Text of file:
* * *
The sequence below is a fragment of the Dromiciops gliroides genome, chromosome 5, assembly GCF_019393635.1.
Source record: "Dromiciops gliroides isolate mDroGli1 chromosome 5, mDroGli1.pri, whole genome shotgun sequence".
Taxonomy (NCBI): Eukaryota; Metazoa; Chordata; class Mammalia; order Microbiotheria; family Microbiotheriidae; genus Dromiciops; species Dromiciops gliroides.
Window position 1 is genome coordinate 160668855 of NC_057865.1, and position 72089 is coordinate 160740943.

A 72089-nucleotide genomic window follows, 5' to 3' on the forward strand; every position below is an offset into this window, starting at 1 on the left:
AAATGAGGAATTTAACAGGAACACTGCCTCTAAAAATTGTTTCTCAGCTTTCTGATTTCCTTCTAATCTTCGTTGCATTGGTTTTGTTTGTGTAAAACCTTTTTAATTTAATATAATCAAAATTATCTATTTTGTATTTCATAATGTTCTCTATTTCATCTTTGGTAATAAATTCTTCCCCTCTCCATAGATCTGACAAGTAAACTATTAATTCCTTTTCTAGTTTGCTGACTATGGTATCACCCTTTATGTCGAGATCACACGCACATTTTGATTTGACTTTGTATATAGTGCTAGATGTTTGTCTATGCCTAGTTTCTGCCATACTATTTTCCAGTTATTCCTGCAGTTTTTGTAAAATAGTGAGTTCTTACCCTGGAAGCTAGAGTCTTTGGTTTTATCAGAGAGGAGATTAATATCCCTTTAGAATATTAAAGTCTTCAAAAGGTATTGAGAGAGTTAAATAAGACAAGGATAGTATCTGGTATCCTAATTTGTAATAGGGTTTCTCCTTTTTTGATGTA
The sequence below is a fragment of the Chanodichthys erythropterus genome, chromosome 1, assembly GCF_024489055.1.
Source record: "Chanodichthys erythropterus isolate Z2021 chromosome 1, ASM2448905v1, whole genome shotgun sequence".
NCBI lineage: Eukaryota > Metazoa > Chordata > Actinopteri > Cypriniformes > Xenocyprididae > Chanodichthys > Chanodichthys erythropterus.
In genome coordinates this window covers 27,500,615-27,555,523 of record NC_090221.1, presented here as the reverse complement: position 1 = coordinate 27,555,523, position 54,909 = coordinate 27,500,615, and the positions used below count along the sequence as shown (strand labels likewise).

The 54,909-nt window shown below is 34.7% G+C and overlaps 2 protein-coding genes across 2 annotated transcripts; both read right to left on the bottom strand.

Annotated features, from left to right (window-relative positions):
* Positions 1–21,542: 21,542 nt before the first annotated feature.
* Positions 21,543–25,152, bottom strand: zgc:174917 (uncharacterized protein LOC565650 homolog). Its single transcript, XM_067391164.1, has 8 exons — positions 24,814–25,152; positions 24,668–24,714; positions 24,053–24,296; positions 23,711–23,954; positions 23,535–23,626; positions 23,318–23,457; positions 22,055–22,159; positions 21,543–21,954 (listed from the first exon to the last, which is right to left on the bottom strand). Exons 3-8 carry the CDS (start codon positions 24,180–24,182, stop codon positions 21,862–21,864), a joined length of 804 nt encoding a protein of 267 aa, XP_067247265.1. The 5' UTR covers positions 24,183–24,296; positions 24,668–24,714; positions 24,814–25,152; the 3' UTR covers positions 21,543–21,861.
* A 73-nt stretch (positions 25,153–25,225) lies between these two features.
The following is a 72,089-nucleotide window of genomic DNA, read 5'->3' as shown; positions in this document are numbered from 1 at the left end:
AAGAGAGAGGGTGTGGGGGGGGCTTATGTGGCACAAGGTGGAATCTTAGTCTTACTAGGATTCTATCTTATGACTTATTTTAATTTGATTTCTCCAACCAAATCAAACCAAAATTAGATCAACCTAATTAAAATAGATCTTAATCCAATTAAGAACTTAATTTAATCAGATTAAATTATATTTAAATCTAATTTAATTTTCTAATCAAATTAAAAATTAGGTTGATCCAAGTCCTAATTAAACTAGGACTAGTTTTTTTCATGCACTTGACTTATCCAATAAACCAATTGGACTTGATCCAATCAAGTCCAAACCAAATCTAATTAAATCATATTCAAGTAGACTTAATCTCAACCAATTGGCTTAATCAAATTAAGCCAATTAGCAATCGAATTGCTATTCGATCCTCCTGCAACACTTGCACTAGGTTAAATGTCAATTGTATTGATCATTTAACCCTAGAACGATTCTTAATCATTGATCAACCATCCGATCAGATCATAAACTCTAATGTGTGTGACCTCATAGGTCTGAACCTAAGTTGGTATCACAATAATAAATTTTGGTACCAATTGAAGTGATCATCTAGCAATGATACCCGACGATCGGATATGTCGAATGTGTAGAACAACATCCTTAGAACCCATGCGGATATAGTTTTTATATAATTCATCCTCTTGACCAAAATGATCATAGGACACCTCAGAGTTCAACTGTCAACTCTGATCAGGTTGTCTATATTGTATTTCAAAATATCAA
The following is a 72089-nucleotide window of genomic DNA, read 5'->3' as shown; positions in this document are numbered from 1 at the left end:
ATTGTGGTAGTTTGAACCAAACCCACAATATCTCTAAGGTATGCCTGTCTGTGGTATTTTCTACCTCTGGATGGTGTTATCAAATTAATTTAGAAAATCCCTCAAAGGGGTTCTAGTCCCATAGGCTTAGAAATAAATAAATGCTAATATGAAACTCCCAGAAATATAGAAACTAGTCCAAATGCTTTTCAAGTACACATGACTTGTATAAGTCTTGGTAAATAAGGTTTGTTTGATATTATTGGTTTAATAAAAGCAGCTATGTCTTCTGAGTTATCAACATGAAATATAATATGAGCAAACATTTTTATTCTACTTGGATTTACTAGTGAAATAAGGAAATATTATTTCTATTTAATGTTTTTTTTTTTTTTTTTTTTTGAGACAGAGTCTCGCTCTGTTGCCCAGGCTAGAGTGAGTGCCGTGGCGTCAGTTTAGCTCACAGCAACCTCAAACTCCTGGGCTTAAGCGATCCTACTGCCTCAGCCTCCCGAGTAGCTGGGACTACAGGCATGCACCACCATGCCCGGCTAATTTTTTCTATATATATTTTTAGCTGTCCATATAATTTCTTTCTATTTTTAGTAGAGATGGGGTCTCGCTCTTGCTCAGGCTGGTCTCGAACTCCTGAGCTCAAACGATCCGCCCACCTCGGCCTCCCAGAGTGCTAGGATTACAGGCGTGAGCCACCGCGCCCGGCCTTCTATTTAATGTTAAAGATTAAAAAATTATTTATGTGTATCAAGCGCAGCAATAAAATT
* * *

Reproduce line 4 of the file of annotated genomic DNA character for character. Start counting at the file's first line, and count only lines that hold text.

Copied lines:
Window position 1 is genome coordinate 160668855 of NC_057865.1, and position 72089 is coordinate 160740943.